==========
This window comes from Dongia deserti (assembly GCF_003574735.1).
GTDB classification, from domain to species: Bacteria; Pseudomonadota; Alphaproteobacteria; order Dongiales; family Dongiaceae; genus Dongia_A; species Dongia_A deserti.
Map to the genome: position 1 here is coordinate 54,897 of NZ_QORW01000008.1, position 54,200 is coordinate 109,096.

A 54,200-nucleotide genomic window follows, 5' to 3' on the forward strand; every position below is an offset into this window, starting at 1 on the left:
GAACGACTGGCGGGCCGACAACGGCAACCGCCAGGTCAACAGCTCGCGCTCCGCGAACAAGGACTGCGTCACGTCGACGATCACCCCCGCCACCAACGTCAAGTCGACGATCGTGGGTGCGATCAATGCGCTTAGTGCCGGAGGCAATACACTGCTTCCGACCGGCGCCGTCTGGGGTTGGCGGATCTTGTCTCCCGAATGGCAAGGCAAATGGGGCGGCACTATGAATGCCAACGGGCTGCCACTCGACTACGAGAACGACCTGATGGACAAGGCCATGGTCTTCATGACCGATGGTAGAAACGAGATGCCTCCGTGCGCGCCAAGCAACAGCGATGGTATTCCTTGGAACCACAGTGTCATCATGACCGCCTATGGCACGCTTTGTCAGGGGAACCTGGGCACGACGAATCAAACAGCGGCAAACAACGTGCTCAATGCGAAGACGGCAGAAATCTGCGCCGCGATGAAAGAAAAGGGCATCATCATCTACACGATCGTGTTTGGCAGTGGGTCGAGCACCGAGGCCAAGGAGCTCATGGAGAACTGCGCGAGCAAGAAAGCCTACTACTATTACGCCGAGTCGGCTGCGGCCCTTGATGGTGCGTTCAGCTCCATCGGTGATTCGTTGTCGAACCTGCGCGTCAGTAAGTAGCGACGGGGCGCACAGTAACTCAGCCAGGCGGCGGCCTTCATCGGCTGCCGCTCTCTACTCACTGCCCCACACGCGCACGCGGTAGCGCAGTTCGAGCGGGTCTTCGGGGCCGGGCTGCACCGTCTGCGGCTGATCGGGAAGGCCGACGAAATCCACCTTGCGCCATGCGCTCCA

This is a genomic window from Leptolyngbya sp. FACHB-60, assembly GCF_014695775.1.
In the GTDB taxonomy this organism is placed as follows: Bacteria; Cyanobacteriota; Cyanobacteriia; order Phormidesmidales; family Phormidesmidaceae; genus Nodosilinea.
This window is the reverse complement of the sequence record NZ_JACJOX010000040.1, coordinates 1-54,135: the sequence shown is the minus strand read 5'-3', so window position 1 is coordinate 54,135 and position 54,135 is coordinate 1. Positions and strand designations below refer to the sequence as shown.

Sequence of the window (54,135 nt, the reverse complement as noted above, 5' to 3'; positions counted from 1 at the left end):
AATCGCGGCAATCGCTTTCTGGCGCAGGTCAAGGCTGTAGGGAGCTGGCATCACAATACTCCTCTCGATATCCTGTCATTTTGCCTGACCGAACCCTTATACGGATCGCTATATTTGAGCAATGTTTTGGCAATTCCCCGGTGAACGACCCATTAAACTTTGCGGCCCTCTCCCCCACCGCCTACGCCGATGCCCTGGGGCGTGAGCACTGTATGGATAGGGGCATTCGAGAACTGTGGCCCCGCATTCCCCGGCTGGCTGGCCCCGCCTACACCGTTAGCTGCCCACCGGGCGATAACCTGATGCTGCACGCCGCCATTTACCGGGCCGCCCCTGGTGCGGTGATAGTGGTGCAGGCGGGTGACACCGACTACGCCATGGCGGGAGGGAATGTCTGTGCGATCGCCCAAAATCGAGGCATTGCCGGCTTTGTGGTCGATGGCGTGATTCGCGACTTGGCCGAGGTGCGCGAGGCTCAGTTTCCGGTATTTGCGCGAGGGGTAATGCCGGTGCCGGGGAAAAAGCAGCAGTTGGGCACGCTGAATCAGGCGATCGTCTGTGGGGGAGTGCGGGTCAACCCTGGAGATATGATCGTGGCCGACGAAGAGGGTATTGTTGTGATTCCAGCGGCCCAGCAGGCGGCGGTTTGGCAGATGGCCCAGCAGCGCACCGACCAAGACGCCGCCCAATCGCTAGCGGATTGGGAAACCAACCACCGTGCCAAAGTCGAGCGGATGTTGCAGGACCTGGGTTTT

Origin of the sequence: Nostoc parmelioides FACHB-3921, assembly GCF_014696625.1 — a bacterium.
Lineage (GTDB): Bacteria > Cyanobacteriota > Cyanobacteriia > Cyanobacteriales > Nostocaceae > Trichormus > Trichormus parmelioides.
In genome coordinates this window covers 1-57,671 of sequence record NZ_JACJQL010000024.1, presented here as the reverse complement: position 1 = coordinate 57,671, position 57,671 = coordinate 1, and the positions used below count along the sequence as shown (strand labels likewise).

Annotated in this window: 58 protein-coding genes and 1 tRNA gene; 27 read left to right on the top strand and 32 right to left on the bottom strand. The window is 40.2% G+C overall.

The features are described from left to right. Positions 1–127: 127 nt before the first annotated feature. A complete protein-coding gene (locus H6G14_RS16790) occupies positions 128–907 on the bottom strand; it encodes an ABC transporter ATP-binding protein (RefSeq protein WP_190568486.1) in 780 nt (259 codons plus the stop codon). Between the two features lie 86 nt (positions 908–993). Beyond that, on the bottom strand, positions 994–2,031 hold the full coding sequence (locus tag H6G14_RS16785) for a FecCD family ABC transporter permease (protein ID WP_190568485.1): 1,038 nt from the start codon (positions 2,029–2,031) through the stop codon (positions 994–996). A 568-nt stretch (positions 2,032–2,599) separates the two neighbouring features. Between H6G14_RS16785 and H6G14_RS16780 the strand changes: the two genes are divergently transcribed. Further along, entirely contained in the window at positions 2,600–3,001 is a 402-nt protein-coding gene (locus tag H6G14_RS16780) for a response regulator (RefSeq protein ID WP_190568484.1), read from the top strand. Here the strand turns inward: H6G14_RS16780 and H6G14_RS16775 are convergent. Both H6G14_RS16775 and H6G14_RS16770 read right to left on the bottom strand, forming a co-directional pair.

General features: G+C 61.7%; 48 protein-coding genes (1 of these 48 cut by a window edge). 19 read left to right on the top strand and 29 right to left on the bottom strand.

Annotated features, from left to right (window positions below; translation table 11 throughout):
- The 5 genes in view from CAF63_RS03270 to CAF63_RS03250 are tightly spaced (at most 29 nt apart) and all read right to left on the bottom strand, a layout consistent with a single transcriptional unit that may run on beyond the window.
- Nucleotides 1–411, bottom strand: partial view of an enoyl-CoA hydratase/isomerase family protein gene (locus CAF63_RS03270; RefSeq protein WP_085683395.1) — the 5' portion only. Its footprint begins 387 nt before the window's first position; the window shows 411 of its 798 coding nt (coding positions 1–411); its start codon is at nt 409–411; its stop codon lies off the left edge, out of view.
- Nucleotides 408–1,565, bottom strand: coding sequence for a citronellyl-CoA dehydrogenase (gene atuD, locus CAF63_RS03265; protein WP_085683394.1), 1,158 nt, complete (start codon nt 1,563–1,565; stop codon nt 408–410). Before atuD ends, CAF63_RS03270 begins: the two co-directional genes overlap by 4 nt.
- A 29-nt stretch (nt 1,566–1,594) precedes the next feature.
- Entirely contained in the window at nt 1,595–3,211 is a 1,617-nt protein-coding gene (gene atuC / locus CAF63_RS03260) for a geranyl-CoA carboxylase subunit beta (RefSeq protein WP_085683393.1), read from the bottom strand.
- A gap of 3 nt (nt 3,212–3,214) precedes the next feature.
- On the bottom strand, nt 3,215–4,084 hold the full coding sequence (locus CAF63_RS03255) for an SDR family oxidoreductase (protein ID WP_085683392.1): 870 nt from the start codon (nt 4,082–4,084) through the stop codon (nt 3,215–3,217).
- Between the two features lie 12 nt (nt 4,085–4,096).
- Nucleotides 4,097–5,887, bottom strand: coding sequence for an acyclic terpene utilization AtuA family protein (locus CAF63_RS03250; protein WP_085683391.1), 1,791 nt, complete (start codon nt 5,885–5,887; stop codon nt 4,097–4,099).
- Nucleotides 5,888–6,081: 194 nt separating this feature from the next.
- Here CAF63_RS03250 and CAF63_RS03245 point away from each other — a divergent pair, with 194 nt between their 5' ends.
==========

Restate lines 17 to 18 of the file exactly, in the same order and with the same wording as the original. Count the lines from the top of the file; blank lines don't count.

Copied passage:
Annotated features, from left to right (window positions below; translation table 11 throughout):
- The 5 genes in view from CAF63_RS03270 to CAF63_RS03250 are tightly spaced (at most 29 nt apart) and all read right to left on the bottom strand, a layout consistent with a single transcriptional unit that may run on beyond the window.